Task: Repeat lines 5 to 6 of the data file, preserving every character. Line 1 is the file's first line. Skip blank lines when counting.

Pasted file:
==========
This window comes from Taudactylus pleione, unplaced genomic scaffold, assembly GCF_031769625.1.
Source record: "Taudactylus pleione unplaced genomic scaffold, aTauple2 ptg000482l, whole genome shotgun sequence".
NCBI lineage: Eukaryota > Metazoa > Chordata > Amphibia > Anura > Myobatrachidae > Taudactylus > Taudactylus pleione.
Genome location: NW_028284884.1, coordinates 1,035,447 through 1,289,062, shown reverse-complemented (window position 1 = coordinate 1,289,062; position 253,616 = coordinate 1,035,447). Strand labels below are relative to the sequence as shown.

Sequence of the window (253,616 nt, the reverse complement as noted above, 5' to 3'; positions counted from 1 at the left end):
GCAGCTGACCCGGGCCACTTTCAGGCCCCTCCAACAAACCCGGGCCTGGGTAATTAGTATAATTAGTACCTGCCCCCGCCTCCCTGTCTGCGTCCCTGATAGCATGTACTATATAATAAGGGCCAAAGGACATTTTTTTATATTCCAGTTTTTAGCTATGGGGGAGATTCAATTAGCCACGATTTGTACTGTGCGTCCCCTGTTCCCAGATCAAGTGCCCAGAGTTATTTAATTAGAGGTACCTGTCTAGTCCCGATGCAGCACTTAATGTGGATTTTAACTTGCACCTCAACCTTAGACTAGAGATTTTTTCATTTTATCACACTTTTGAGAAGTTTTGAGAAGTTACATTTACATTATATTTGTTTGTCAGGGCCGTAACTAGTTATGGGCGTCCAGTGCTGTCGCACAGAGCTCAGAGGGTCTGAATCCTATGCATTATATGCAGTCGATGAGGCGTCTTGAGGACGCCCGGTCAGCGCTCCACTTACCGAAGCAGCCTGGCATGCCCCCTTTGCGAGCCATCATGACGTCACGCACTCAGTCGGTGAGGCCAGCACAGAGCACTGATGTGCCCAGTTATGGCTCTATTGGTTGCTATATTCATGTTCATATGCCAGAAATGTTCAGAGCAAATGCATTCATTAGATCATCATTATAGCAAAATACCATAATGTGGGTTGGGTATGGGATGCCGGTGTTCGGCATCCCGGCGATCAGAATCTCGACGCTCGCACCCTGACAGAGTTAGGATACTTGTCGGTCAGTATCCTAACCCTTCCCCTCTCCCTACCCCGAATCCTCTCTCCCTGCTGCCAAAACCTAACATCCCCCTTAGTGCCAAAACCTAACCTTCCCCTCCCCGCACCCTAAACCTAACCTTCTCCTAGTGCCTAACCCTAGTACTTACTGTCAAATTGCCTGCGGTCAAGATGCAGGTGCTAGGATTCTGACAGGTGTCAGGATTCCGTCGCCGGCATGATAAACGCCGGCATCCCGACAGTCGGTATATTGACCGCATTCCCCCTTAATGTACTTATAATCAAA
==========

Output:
Sequence of the window (253,616 nt, the reverse complement as noted above, 5' to 3'; positions counted from 1 at the left end):
GCAGCTGACCCGGGCCACTTTCAGGCCCCTCCAACAAACCCGGGCCTGGGTAATTAGTATAATTAGTACCTGCCCCCGCCTCCCTGTCTGCGTCCCTGATAGCATGTACTATATAATAAGGGCCAAAGGACATTTTTTTATATTCCAGTTTTTAGCTATGGGGGAGATTCAATTAGCCACGATTTGTACTGTGCGTCCCCTGTTCCCAGATCAAGTGCCCAGAGTTATTTAATTAGAGGTACCTGTCTAGTCCCGATGCAGCACTTAATGTGGATTTTAACTTGCACCTCAACCTTAGACTAGAGATTTTTTCATTTTATCACACTTTTGAGAAGTTTTGAGAAGTTACATTTACATTATATTTGTTTGTCAGGGCCGTAACTAGTTATGGGCGTCCAGTGCTGTCGCACAGAGCTCAGAGGGTCTGAATCCTATGCATTATATGCAGTCGATGAGGCGTCTTGAGGACGCCCGGTCAGCGCTCCACTTACCGAAGCAGCCTGGCATGCCCCCTTTGCGAGCCATCATGACGTCACGCACTCAGTCGGTGAGGCCAGCACAGAGCACTGATGTGCCCAGTTATGGCTCTATTGGTTGCTATATTCATGTTCATATGCCAGAAATGTTCAGAGCAAATGCATTCATTAGATCATCATTATAGCAAAATACCATAATGTGGGTTGGGTATGGGATGCCGGTGTTCGGCATCCCGGCGATCAGAATCTCGACGCTCGCACCCTGACAGAGTTAGGATACTTGTCGGTCAGTATCCTAACCCTTCCCCTCTCCCTACCCCGAATCCTCTCTCCCTGCTGCCAAAACCTAACATCCCCCTTAGTGCCAAAACCTAACCTTCCCCTCCCCGCACCCTAAACCTAACCTTCTCCTAGTGCCTAACCCTAGTACTTACTGTCAAATTGCCTGCGGTCAAGATGCAGGTGCTAGGATTCTGACAGGTGTCAGGATTCCGTCGCCGGCATGATAAACGCCGGCATCCCGACAGTCGGTATATTGACCGCATTCCCCCTTAATGTACTTATAATCAAA